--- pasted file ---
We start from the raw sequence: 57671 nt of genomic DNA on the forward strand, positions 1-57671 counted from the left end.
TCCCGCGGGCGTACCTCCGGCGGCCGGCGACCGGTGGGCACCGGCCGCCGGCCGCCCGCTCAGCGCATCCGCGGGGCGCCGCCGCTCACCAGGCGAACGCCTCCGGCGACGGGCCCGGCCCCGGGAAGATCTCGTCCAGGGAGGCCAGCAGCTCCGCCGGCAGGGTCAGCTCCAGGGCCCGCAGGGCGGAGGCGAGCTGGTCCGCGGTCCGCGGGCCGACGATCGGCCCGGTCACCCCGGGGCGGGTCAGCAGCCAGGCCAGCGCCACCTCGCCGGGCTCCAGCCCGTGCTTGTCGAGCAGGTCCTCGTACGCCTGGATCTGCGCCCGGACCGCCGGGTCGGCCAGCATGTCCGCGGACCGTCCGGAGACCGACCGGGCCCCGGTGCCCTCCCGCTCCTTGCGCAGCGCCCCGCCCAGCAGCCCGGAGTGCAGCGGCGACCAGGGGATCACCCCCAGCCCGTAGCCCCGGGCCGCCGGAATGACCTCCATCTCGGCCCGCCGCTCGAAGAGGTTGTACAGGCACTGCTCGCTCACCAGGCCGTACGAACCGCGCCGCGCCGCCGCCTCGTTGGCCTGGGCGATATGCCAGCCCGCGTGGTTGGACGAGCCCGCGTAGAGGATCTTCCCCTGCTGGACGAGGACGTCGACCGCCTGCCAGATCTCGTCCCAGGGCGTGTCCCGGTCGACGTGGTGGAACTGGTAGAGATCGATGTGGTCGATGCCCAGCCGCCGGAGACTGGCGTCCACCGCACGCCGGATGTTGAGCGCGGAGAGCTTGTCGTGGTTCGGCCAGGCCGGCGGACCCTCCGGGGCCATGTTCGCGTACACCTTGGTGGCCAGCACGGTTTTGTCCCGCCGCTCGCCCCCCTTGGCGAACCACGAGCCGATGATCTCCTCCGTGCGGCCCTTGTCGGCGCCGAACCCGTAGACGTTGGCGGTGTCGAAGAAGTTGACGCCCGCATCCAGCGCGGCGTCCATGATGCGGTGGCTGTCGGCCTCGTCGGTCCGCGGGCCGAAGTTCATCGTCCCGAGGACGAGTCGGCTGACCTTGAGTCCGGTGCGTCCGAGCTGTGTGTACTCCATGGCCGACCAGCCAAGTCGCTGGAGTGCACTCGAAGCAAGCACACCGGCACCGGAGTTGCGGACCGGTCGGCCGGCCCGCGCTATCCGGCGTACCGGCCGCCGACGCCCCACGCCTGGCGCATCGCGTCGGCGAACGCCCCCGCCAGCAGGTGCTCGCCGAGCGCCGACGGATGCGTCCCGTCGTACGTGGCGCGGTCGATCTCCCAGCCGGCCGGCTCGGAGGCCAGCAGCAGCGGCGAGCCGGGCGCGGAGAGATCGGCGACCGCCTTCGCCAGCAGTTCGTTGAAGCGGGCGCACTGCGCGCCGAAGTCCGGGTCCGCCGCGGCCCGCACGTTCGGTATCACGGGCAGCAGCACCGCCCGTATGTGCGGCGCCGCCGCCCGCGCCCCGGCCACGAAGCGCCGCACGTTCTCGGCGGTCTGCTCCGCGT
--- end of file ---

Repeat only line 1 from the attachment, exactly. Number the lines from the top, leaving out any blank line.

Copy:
We start from the raw sequence: 57671 nt of genomic DNA on the forward strand, positions 1-57671 counted from the left end.